”STOP!!!!!!” a voice screams. The stars of The Sisterhood of the Traveling Pants — Amber Tamblyn, Alexis Bledel, America Ferrera, and Blake Lively — jump out of their lawn chairs and scatter from the otherwise idyllic outdoor set. It seems a bee has decided to circle these four actresses, who have convened in Vancouver for a wedding scene, the finale of this teen-friendship drama (due June 1). ”We cannot shoot until someone gets this bee away,” announces Tamblyn, the unofficial ringleader of the Sisterhood cast. A chorus of ”Yeah,” ”No way,” ”I’m not getting stung” chimes in. Director Ken Kwapis doesn’t bother to overrule this airtight union of girl power and enlists a crew member to shoo away the offending insect. A few giggles and shrieks later, Kwapis resumes shooting and the quartet in the gazebo starts playing the wedding processional.
If there’s one thing the Sisterhood team has learned, it’s to be grateful for the buzz however it comes. In a season where the swarms are destined for Star Wars: Episode III and Batman Begins, a movie based on Ann Brashares’ novel about four girlfriends who share one pair of magical jeans (they look good on everyone!) could easily get drowned out. Plus, there’s the cumbersome four-story-line plot (each 16-year-old spends the summer somewhere different, but they all stay in touch by shipping the jeans to one another), the marketing challenge that no boy on earth will want to see a movie whose title starts with the word Sisterhood, the lack of bankable stars, and the fact that despite the presence of a wedding, Sisterhood is no Princess Diaries or Freaky Friday fairy tale.
”We’re trying to take the girl genre to a whole other level,” says producer Debra Martin Chase. And Chase should know a thing or two about the growing genre, being the unofficial go-to producer for this market after mastering the book-to-screen adaptation with both Princess Diaries films and TV’s Cinderella and The Cheetah Girls.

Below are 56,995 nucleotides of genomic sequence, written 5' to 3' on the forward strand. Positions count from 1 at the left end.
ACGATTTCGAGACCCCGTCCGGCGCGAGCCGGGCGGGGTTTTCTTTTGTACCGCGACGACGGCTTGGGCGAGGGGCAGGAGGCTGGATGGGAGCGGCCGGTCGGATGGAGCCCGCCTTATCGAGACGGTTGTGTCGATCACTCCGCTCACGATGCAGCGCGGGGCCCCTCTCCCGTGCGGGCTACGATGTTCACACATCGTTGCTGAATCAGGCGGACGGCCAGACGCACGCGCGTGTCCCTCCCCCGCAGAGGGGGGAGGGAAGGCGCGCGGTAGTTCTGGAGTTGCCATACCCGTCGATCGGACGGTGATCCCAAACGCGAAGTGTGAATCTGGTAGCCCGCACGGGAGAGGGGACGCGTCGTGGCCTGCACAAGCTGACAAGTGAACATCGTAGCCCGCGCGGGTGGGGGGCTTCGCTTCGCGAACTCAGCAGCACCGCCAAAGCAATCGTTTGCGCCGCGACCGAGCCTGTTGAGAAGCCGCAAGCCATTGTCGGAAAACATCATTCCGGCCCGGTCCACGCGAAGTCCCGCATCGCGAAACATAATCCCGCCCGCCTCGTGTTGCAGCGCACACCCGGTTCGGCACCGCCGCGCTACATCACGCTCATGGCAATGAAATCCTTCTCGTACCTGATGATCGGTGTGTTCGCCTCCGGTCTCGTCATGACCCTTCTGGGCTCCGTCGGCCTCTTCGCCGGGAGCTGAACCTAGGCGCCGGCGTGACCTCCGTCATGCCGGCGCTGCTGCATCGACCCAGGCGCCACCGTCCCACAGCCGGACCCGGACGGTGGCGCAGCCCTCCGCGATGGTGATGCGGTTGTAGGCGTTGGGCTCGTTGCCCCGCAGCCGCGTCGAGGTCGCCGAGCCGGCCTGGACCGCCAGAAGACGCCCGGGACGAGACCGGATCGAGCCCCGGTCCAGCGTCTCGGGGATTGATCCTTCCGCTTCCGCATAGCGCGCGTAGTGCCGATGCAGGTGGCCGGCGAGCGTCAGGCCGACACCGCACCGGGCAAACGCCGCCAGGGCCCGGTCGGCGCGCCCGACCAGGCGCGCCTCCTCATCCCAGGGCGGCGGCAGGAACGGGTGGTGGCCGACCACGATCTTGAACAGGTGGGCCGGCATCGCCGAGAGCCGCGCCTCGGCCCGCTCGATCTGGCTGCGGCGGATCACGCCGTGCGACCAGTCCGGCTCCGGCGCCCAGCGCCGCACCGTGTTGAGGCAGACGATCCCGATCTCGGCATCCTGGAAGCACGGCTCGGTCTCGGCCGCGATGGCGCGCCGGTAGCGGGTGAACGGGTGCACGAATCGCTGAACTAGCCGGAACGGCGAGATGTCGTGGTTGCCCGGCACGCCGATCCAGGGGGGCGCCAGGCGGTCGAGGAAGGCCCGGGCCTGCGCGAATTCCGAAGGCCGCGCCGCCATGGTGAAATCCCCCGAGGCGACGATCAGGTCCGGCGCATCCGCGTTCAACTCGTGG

But while the Princess and Cheetah books were successful girlie fantasies, The Sisterhood of the Traveling Pants, which came out on 9/11, was a publishing phenomenon never before seen with this audience. Brashares’ debut novel struck a Harry Potter-meets-Sex and the City tone and dealt with very un-teenybopper topics like what happens to you after your mother commits suicide, or how it feels to have a really lame, uninvolved father, or why losing your virginity can be a letdown. As it started climbing up best-seller lists — the original and two sequels have sold 3.5 million copies — Warner Bros. executive vice president Kevin McCormick bought the rights and immediately called Chase to enlist her help.
”I read the book that night and knew it had the potential to be something different,” says Chase. She hired Delia Ephron (Bewitched) to write the script — though Brashares was sent each draft for approval. ”I think everyone is afraid the writer is going to be possessive and crazed,” says Brashares. ”But I was more in the frame of mind of ‘I’m pregnant and I need to pay my own health insurance.’ This is definitely a boon.” And while some might have expected Chase to hire a woman to direct, she chose Kwapis (TV’s The Office, The Larry Sanders Show). ”I just had an instinct that I wanted a man,” she says. ”But a sensitive man.” Kwapis, 47, had no problem channeling his softer side. ”I really identified with each girl, odd as that sounds,” he says. ”A woman friend of mine said I must have been a teenage girl in a previous life.”